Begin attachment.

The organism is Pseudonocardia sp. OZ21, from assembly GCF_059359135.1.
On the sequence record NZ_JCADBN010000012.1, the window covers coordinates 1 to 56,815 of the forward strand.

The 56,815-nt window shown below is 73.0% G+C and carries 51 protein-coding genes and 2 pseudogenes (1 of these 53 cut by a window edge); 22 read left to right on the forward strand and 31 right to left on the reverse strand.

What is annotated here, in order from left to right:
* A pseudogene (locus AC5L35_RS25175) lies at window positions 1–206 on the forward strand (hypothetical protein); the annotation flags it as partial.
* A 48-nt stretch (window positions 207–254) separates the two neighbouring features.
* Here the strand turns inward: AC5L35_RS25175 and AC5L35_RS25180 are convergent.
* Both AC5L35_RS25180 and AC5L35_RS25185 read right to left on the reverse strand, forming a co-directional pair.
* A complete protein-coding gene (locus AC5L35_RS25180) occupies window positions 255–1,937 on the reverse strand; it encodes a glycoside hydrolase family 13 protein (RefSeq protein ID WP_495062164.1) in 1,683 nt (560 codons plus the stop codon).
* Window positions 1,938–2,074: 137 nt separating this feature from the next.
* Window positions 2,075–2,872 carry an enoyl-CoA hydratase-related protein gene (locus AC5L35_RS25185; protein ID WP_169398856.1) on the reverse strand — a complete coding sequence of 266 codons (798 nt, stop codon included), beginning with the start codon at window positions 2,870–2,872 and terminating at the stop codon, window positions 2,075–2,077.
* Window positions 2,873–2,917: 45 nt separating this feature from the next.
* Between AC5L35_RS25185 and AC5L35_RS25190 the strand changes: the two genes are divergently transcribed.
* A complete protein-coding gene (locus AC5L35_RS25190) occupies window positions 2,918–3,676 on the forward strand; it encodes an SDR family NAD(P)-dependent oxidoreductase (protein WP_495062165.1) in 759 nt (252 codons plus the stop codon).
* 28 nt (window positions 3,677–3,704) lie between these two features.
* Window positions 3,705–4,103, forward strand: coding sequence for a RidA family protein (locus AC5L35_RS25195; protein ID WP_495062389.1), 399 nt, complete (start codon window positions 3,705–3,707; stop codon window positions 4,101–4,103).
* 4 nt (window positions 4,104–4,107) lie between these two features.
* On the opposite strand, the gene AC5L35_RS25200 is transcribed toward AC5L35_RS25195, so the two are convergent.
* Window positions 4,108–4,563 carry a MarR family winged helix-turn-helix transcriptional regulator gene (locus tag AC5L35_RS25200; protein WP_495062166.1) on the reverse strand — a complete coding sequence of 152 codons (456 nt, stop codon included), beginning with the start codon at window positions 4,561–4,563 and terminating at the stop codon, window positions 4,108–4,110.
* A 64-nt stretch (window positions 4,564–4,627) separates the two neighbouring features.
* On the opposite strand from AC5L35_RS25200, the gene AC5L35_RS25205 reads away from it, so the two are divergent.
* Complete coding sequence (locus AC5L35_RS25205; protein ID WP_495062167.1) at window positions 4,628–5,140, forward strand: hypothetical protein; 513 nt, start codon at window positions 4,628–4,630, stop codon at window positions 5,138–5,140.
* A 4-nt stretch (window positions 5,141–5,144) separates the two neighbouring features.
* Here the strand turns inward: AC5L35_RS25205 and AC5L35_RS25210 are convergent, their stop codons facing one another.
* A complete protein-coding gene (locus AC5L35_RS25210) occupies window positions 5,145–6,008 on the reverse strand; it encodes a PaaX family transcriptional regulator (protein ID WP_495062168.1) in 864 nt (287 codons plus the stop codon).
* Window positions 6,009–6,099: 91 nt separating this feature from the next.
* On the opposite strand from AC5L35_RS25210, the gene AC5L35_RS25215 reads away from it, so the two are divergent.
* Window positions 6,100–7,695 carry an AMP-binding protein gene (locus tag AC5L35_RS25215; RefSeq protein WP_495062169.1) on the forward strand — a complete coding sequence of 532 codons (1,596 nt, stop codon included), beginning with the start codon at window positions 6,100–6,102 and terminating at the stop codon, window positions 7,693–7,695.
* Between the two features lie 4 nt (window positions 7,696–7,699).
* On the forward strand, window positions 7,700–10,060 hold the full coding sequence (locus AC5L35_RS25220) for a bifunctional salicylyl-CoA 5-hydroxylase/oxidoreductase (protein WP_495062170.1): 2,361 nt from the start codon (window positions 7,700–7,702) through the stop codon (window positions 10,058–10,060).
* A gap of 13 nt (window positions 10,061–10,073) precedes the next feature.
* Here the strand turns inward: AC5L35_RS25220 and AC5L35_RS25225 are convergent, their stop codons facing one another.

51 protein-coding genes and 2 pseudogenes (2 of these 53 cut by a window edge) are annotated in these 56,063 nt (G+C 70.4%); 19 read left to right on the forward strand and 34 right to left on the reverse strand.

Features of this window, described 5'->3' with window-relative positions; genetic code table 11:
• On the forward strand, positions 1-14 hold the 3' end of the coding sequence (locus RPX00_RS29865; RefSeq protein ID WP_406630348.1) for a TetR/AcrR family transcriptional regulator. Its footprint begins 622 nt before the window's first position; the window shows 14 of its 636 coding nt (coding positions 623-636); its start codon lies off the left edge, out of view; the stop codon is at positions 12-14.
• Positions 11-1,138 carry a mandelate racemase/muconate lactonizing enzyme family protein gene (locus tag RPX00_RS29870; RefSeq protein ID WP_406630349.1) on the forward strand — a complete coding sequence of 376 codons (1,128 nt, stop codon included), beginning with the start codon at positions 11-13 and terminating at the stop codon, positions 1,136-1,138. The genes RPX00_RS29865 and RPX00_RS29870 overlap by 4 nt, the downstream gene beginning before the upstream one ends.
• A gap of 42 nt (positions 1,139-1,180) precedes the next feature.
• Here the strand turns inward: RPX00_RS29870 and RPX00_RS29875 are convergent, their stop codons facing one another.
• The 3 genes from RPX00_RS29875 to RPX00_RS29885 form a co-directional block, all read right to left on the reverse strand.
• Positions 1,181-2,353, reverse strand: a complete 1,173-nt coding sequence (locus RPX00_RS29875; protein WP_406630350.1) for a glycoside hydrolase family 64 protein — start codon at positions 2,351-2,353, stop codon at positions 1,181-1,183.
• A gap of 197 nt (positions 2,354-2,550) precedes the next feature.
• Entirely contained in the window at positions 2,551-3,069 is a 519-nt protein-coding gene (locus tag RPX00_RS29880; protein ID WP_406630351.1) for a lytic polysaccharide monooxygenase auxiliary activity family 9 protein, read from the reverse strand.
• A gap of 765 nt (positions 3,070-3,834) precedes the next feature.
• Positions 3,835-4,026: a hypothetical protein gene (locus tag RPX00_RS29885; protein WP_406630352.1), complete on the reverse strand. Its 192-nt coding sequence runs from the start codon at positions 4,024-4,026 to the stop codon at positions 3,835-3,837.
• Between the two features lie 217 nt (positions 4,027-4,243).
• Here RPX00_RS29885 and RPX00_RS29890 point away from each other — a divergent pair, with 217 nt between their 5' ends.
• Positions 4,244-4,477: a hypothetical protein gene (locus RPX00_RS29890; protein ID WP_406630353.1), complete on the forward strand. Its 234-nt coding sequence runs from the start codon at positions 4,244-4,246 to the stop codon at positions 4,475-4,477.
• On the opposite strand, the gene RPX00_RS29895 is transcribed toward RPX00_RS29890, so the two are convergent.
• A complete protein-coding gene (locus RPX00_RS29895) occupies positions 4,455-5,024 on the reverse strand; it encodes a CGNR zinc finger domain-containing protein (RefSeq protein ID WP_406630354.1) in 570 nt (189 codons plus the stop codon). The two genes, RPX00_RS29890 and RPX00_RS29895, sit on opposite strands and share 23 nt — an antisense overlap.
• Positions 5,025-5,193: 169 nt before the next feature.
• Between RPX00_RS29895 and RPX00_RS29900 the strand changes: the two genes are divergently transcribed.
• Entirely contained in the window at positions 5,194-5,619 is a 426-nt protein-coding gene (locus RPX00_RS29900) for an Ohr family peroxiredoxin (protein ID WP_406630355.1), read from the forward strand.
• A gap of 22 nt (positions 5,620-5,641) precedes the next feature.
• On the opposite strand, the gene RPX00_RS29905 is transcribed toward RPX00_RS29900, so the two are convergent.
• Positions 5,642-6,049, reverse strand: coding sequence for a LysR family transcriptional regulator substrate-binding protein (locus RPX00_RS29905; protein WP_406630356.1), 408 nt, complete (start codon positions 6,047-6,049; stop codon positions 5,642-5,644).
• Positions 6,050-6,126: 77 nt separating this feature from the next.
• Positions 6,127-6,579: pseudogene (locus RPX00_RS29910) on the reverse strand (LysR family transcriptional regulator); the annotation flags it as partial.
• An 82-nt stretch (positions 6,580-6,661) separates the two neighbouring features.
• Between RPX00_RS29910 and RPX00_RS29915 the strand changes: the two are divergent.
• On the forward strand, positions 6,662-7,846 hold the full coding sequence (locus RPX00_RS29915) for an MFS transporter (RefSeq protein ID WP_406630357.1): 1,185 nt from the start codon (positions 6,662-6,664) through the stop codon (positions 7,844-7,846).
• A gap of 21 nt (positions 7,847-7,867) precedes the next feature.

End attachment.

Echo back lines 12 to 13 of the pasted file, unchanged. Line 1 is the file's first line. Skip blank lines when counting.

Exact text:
* Window positions 2,873–2,917: 45 nt separating this feature from the next.
* Between AC5L35_RS25185 and AC5L35_RS25190 the strand changes: the two genes are divergently transcribed.